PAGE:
The control is solid and reliable and the combat is well-constructed and even intoxicating. You may also have questions about the hunting you've seen in previews; it's not all that well developed but at least that wildlife adds to the dynamic nature of the environment. Hunting can also be entertaining and acts as a prelude to the faster-paced fighting later on. You'll learn how to use a bow initially and then you'll graduate to handguns, rifles and shotguns. There are even some cool stealth sections that allow Lara to sneak about and perform stealth kills from the shadows. Best of all, the pacing and variety is just about right: As soon as you start to get your fill of one section, another very different gameplay section arises.
To top it all off, Lara becomes a well-rounded combatant. She is capable with her weapons (which she can switch between on the fly) but she can also handle herself when a foe gets too close. And by the time Lara gains access to special arrows and super weapons like rocket launchers, she will have morphed into an absolute fighting machine. Then you factor in some of the platforming and environmental aspects in the gameplay, and you've got a continually involving adventure that keeps you riveted throughout. So for the most part, this is a fantastic game that hits all the right notes; if it weren't for a few small problems, I'd say this is easily a 9+ game. But let me be clear as to why it falls just shy.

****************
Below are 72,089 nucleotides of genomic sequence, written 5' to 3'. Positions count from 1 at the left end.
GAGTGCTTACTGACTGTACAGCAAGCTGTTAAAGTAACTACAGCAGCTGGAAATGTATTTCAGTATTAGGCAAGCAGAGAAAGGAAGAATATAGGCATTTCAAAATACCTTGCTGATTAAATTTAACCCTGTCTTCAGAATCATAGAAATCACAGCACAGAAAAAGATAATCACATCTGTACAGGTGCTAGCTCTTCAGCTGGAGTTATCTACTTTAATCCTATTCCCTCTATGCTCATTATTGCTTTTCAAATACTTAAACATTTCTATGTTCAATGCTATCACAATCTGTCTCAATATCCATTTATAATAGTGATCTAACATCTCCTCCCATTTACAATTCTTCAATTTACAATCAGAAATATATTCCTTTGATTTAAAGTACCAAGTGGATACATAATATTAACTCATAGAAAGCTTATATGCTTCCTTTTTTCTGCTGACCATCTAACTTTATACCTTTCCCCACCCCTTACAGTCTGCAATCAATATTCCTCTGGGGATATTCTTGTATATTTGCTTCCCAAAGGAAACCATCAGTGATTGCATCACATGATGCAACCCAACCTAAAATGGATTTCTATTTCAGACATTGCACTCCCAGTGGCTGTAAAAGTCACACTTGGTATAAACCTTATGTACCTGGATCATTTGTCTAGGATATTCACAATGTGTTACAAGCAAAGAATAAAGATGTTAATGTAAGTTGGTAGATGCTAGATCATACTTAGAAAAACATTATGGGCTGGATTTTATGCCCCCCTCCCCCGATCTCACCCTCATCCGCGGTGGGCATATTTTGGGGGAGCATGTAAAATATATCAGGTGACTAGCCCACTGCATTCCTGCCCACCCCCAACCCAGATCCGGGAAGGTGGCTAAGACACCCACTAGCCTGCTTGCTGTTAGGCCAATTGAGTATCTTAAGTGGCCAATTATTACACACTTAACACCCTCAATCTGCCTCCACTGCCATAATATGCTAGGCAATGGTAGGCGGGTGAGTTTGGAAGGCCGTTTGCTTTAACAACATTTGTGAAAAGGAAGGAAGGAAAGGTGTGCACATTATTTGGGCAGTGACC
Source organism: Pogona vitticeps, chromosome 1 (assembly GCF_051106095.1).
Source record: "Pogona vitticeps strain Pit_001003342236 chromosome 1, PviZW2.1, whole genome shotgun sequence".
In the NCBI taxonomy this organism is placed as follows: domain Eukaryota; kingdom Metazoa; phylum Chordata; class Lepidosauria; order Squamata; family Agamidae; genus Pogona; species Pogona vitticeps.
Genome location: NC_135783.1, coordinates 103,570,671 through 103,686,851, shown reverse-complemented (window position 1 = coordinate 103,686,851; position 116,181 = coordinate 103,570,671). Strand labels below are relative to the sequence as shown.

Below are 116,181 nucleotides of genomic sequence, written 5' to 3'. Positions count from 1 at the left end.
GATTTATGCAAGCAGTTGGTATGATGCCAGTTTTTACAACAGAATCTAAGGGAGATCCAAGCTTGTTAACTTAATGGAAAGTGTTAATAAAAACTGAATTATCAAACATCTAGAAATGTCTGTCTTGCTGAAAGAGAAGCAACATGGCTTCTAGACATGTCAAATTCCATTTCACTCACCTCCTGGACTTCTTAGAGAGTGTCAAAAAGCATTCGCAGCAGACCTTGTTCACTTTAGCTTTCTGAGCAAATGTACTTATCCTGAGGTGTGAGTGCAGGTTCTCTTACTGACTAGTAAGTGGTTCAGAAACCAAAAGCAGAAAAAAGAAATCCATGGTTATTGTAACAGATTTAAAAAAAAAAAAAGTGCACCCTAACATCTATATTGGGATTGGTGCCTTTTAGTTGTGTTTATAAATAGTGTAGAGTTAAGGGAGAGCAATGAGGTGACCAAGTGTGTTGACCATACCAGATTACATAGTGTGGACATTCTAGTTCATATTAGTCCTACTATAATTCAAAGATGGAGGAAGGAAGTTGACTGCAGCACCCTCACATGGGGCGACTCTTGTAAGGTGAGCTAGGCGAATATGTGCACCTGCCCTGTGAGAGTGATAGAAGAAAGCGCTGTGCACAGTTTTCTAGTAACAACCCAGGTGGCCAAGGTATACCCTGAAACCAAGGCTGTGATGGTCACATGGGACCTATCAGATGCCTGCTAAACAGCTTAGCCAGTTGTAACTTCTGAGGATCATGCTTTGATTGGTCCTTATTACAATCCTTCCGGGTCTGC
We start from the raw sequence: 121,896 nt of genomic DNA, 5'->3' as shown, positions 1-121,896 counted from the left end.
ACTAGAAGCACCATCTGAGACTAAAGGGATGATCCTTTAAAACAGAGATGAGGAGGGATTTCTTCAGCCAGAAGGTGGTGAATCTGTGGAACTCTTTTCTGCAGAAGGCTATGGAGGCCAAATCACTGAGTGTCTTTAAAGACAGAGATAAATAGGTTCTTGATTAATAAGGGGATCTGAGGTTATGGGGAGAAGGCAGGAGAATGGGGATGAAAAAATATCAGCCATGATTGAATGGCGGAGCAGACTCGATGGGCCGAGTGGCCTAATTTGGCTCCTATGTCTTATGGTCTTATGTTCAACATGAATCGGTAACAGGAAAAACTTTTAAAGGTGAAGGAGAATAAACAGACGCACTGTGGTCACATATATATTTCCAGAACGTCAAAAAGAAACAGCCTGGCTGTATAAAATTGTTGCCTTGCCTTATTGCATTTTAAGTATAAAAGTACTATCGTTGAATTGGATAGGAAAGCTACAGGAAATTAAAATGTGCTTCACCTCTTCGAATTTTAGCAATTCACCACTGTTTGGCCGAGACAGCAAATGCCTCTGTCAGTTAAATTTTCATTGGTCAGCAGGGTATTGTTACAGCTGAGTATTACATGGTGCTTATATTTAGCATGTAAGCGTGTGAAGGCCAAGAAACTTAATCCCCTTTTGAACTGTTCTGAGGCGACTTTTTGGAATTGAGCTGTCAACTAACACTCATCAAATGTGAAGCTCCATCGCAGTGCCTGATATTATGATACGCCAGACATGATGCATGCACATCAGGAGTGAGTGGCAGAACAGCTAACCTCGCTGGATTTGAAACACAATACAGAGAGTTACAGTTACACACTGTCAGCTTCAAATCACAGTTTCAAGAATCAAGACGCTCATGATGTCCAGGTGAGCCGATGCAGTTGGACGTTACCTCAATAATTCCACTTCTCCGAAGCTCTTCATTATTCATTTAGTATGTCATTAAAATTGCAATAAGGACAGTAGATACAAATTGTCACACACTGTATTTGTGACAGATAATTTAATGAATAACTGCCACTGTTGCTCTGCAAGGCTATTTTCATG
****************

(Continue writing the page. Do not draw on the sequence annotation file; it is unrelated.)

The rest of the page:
Firstly, the multiplayer is just plain lackluster. It works fine but the four modes are nothing special and in general, it feels more tacked on than anything. Whenever this happens, I wonder why the developers even added the option; I'm aware that everyone thinks online multiplayer is a necessity these days, but it really isn't. Secondly, as I mentioned briefly above, more could've been done with this story. It really does portray Lara in a light that most women would appreciate and even applaud, but the writers don't take it far enough. Thirdly and lastly, I miss the heavier focus on puzzles, which have always been a major part of this franchise. I would've preferred to see Lara's obviously capable mind get tested more often.